When you don’t know the expectations in the classroom, how do you feel?
“I feel frustrated and confused. I don’t want to do the work because I have no idea what I am supposed to do or what to even ask my teachers.”
When do you feel the most motivated in school?
“It’s when I am going deeper and deeper in the learning, and I can show that I am actually learning.”
Interview with an 8th Grade Student
What may seem like a comment from one student, echoes through the research as a common issue for all learners. Learners want clarity; they need it and so do teachers.
My first years in the classroom, I felt like I was stumbling around in the dark when it came to having clarity about what my students needed to learn. I felt like I was looking through a pair of borrowed glasses that had a much stronger prescription than I needed. It felt out of focus, fuzzy.
You might be thinking, “Read your standards, use your curriculum documents.” I assure you, I did. I just didn’t find the level of clarity I wanted; I needed. I felt I was often trying to engage students in fun activities or interesting anecdotes but that we all lacked a true purpose and meaning in the learning, other than to complete assignments.
What I came to learn years later is that the struggle to find clarity is a worthy one. In fact, when teachers and students have clarity about what is to be learned, why it matters, and what success looks like, it can more than double the average rate of learning (Hattie, 2023). I don’t know about you, but when I learned that it could accelerate learning in my classroom, I was all in. What powerful magic was this and how could I get it?
Why Clarity Matters
I knew that not having clarity was anxiety causing for me, but what I didn’t realize was that it was for my students as well. According to the book, Clarity in the Classroom by Michael Absolum, “When we are clear, research shows that there are important shifts for the students. Their motivation improves, they stay on-task, their behavior improves, and they are more apt to engage in self-regulation. In other words, they take more responsibility for their learning.”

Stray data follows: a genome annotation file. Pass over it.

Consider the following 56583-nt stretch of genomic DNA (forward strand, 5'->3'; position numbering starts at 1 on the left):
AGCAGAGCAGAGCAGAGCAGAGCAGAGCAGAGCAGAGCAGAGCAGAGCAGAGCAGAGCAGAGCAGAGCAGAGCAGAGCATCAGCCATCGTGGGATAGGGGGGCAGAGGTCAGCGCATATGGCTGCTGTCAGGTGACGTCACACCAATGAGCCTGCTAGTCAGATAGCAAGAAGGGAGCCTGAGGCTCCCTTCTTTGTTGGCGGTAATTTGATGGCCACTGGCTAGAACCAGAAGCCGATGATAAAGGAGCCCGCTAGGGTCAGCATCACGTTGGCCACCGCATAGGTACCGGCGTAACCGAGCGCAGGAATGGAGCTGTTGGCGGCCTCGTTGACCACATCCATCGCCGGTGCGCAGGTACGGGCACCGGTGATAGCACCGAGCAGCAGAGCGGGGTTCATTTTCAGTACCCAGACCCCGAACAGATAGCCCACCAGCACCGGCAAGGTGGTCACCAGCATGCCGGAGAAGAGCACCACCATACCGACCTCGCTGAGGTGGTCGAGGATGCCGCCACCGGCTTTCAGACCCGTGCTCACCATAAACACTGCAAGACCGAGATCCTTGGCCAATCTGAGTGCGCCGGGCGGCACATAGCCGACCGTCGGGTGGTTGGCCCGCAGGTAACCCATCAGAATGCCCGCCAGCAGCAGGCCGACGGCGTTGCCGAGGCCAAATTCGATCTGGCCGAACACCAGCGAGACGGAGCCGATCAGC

Interestingly, clarity impacts both the outcomes, or effects of education on achievement, but also students’ affect, or feelings, motivations, and dispositions to engage in meaningful learning. In addition, it dictates whether or not students will invest and reinvest in experiences, including productive struggle.
Achieving clarity can be energizing for everyone. In this reflection from Susie Mauldin, she explains her why for focusing on clarity.
Once we understand the impact of students and teachers having a shared understanding of what is to be learned, we can still be overcome by all the information to sort through from standards, curriculum, other educators, etc. So what do we need? A few simple, doable steps that can make a profound difference.
How Does Clarity Happen?
First, determine 3-5 big-picture learning outcomes that students must know and be able to do in one course or subject for the grade level. While there are a great deal of standards, memories and recall depend on how strong neural networks and connections are in our brains, and so, students need us to connect skills and knowledge to big concepts. The concept serves as a coat hanger of sorts to hang ideas, emotions, connections, skills and knowledge to.
Then, use the concepts to develop Learning Intentions or goals for the year. These serve as destination statements and answer a critical question for students, “Where are we going in our learning?”
For example, if the concept is to understand the impacts of weathering, the Learning Intention might be: “We are learning to ________.” It could also be put in the form of a question, “How does ______?”
Consider this grade 5 example from Van Buren Elementary School in Caldwell, ID. Notice two Learning Intentions for the second quarter of the school year. No matter the grade level or subject you teach, the same can apply to providing students with big picture Learning Intentions that they have time and support in making progress toward and achieving over time.
Next, pair the Learning Intentions with Success Criteria, which describe the ingredients to meeting the intention so students have a pathway to meeting the expectation. Notice in the example how several Success Criteria are paired with the intentions to provide students with additional information about how they will meet the expectations. Shirley Clarke explains, “The worst learning scenario is to be unaware of the expectations or how your work will be judged and to have no guidelines about how to achieve the objective in the first place (Clarke, 2008, p. 81).
Once the basic expectations are established, learners require a few additional, student-friendly ways to understand what successful work looks like for each Success Criteria, to know how they are making progress, and to be continually informed about their next steps in learning in order to meet the Success Criteria.
Check out a few additional blogs to explore such next steps in developing clarity for learners.
- Co-Constructing Success Criteria: The What, Why & How of Sharing Clarity with Learners
- Sharing Clarity with Students: 15 Ways to Co-Construct Success Criteria
Bottom line: Clarity matters! With a few simple and doable steps, students and teachers can set their anxiety aside and dig into learning together.